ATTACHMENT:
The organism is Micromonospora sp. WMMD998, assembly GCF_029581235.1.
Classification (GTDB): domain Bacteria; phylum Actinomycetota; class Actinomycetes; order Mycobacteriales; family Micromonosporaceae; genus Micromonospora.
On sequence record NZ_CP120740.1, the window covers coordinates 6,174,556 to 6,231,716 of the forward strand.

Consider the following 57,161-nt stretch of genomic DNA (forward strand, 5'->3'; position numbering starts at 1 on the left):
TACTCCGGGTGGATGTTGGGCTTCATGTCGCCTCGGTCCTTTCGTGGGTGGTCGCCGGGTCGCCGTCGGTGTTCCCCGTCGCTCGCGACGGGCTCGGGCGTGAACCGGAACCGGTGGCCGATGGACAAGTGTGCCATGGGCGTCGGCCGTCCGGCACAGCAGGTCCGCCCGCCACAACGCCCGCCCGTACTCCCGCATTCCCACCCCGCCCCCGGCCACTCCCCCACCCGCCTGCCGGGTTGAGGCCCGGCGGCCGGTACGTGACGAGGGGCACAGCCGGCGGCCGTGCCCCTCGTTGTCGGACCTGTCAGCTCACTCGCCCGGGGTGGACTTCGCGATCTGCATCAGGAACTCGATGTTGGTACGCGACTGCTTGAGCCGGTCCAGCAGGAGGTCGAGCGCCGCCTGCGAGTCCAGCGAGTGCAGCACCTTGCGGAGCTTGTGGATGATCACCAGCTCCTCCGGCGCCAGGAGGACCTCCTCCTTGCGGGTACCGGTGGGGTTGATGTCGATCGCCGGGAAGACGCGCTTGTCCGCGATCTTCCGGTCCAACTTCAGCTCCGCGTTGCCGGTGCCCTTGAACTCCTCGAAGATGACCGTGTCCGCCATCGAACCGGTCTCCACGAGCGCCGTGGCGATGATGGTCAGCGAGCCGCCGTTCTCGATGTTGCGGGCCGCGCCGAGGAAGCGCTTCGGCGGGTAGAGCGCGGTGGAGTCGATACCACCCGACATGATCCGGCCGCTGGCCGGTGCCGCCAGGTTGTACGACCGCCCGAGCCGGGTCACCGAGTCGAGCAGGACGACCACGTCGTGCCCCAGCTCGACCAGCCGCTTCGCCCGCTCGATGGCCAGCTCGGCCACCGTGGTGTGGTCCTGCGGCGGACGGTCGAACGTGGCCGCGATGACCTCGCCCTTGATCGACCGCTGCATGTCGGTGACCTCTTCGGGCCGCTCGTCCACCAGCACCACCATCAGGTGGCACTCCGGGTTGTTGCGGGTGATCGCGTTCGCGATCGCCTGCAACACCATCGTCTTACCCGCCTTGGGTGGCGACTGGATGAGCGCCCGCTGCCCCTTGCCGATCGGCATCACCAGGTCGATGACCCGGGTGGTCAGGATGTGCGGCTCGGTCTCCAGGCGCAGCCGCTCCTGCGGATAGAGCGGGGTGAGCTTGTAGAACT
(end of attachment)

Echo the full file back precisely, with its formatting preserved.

The organism is Micromonospora sp. WMMD998, assembly GCF_029581235.1.
Classification (GTDB): domain Bacteria; phylum Actinomycetota; class Actinomycetes; order Mycobacteriales; family Micromonosporaceae; genus Micromonospora.
On sequence record NZ_CP120740.1, the window covers coordinates 6,174,556 to 6,231,716 of the forward strand.

Consider the following 57,161-nt stretch of genomic DNA (forward strand, 5'->3'; position numbering starts at 1 on the left):
TACTCCGGGTGGATGTTGGGCTTCATGTCGCCTCGGTCCTTTCGTGGGTGGTCGCCGGGTCGCCGTCGGTGTTCCCCGTCGCTCGCGACGGGCTCGGGCGTGAACCGGAACCGGTGGCCGATGGACAAGTGTGCCATGGGCGTCGGCCGTCCGGCACAGCAGGTCCGCCCGCCACAACGCCCGCCCGTACTCCCGCATTCCCACCCCGCCCCCGGCCACTCCCCCACCCGCCTGCCGGGTTGAGGCCCGGCGGCCGGTACGTGACGAGGGGCACAGCCGGCGGCCGTGCCCCTCGTTGTCGGACCTGTCAGCTCACTCGCCCGGGGTGGACTTCGCGATCTGCATCAGGAACTCGATGTTGGTACGCGACTGCTTGAGCCGGTCCAGCAGGAGGTCGAGCGCCGCCTGCGAGTCCAGCGAGTGCAGCACCTTGCGGAGCTTGTGGATGATCACCAGCTCCTCCGGCGCCAGGAGGACCTCCTCCTTGCGGGTACCGGTGGGGTTGATGTCGATCGCCGGGAAGACGCGCTTGTCCGCGATCTTCCGGTCCAACTTCAGCTCCGCGTTGCCGGTGCCCTTGAACTCCTCGAAGATGACCGTGTCCGCCATCGAACCGGTCTCCACGAGCGCCGTGGCGATGATGGTCAGCGAGCCGCCGTTCTCGATGTTGCGGGCCGCGCCGAGGAAGCGCTTCGGCGGGTAGAGCGCGGTGGAGTCGATACCACCCGACATGATCCGGCCGCTGGCCGGTGCCGCCAGGTTGTACGACCGCCCGAGCCGGGTCACCGAGTCGAGCAGGACGACCACGTCGTGCCCCAGCTCGACCAGCCGCTTCGCCCGCTCGATGGCCAGCTCGGCCACCGTGGTGTGGTCCTGCGGCGGACGGTCGAACGTGGCCGCGATGACCTCGCCCTTGATCGACCGCTGCATGTCGGTGACCTCTTCGGGCCGCTCGTCCACCAGCACCACCATCAGGTGGCACTCCGGGTTGTTGCGGGTGATCGCGTTCGCGATCGCCTGCAACACCATCGTCTTACCCGCCTTGGGTGGCGACTGGATGAGCGCCCGCTGCCCCTTGCCGATCGGCATCACCAGGTCGATGACCCGGGTGGTCAGGATGTGCGGCTCGGTCTCCAGGCGCAGCCGCTCCTGCGGATAGAGCGGGGTGAGCTTGTAGAACT